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US cotton demand to decline 10% in 2013/14: USDA
25
May '13
U.S. cotton demand in 2013/14 is expected to decline 10 percent to 15.0 million bales, compared with nearly 16.7 million bales estimated for 2012/13.

A smaller U.S. cotton supply and reduced foreign import demand—particularly from China— are projected to keep demand for U.S. cotton lower, near that of 2011/12. Exports are forecast to decline, while mill use is expected to increase slightly in 2013/14.

Exports continue to make up the bulk of U.S. cotton demand and, at 11.5 million bales, 2013/14 exports are forecast to account for 77 percent of the total. In 2012/13, U.S. exports will expand from the year before as China continues to import more cotton than first anticipated; the U.S. share of world trade in 2012/13 is forecast at 29 percent.

For 2013/14, world trade is expected to decrease to its lowest level in three seasons, but the U.S. share of trade is projected to remain at 29 percent as foreign supplies outside China are forecast to decline in 2013/14. Also, China is expected to reduce imports in 2013/14, and is projected to hold more than 50 percent of the world’s cotton stocks in its national reserve by season’s end.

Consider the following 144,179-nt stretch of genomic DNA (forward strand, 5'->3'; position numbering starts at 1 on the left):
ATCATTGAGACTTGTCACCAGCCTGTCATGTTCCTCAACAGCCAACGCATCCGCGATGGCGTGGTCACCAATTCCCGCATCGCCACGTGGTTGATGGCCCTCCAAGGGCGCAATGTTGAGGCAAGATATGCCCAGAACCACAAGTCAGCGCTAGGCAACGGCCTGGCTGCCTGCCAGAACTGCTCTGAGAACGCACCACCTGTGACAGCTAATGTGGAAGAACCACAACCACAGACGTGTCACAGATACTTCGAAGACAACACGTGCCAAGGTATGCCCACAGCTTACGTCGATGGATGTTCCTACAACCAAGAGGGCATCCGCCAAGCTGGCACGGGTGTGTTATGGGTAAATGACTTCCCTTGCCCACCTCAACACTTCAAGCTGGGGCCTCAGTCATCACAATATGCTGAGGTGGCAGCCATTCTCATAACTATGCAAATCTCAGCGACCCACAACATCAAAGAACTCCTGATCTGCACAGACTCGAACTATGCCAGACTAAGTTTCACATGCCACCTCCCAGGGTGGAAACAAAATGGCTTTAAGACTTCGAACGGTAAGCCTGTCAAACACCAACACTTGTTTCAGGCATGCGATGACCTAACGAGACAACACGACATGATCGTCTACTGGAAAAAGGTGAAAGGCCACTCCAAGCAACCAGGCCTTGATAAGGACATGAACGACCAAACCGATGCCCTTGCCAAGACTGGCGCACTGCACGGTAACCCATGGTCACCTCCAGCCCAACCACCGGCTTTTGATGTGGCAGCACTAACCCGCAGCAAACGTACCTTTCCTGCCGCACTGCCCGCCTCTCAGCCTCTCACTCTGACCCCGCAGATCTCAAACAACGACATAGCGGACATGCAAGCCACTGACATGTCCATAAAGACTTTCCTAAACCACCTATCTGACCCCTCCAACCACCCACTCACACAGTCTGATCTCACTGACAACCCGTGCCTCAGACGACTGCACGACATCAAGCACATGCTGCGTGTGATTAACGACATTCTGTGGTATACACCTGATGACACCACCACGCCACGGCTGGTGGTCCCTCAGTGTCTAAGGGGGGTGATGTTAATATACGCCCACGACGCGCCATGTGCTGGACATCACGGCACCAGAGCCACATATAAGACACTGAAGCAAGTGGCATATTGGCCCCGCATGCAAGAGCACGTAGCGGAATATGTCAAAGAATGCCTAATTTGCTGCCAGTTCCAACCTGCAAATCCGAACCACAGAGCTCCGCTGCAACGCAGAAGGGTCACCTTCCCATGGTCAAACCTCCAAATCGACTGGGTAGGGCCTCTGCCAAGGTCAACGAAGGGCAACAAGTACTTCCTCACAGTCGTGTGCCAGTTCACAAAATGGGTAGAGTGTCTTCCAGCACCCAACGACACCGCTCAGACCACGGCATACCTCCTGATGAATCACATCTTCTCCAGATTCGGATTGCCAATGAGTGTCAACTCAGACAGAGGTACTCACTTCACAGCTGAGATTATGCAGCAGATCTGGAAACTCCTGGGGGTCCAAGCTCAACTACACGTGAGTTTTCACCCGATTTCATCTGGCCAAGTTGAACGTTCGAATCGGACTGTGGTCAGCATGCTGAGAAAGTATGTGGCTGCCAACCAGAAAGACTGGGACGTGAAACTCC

U.S. cotton mill use for 2013/14 is expected to reach 3.5 million bales, 3 percent above the latest 2012/13 estimate (3.4 million bales). With modest growth expected in global mill use, demand for U.S. cotton textile products is also expected to see some improvement in 2013/14, as consumer demand for cotton apparel follows the movement in the global economy.

With U.S. cotton demand projected to exceed production for the first time in 3 years, 2013/14 ending stocks are forecast to decrease from 2012/13. Stocks are projected at 3.0 million bales on July 31, 2014—one million bales below the beginning level.

The stocks-to-use ratio is estimated at 20 percent, down from 2012/13 but similar to the most recent 4-year average. Based on these initial supply and demand projections, the 2013/14 U.S. upland farm price is expected to range between 68 and 88 cents per pound. At the midpoint of the range, the farm price would be 6 cents above the 2012/13 estimate of 72 cents per pound.

United States Department of Agriculture


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